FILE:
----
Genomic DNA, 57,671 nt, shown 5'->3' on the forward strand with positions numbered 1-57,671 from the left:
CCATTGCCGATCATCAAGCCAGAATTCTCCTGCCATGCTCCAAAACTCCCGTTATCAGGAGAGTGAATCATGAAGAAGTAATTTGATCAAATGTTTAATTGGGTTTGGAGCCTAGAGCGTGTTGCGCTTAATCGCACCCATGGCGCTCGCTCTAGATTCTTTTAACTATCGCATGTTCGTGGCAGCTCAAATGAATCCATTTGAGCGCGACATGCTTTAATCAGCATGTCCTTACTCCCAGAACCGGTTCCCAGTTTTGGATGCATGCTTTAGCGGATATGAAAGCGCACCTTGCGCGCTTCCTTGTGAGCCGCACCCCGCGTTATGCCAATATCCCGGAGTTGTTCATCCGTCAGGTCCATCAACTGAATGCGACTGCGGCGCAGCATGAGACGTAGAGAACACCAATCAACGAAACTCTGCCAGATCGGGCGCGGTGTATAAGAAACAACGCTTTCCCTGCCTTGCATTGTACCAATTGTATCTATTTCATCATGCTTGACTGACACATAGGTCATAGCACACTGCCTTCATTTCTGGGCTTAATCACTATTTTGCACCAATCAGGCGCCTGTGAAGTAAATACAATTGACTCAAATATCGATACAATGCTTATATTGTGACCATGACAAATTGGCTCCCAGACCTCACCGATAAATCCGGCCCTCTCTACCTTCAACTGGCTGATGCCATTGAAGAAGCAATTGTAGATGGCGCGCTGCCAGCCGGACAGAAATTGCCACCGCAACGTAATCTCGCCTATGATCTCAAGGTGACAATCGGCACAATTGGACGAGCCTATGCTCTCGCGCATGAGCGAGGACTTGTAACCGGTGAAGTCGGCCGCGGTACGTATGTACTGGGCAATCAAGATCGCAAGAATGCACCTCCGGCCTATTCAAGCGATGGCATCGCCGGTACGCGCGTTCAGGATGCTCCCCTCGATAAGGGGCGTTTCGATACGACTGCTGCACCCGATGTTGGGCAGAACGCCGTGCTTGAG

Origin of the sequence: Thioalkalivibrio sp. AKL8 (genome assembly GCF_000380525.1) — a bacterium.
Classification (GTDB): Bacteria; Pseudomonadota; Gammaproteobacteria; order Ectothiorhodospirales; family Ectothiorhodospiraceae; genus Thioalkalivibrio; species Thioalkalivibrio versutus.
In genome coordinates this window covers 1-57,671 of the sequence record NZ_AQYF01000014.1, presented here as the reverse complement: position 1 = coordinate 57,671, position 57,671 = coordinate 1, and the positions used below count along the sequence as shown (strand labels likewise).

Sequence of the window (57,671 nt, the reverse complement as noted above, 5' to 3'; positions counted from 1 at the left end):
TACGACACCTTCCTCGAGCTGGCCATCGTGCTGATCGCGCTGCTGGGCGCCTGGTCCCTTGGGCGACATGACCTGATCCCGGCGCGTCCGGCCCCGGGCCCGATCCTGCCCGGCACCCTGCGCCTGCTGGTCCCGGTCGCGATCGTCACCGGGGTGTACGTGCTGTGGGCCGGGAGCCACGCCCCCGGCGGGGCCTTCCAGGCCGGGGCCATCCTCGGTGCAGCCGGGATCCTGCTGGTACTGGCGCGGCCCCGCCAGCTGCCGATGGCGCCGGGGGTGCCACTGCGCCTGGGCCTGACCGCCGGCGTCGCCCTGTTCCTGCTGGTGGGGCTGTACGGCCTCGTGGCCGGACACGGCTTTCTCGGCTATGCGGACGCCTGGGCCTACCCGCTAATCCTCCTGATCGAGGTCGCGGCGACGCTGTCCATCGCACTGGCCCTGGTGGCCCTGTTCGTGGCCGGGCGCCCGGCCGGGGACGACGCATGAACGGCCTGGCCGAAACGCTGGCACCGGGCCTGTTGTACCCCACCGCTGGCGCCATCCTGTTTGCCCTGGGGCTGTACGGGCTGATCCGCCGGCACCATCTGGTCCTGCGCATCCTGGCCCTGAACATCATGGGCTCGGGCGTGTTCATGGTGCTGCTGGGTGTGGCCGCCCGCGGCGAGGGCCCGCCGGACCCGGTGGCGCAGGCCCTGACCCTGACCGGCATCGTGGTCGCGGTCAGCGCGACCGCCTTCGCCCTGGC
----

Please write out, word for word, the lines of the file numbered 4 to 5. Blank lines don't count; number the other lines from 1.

Classification (GTDB): Bacteria; Pseudomonadota; Gammaproteobacteria; order Ectothiorhodospirales; family Ectothiorhodospiraceae; genus Thioalkalivibrio; species Thioalkalivibrio versutus.
In genome coordinates this window covers 1-57,671 of the sequence record NZ_AQYF01000014.1, presented here as the reverse complement: position 1 = coordinate 57,671, position 57,671 = coordinate 1, and the positions used below count along the sequence as shown (strand labels likewise).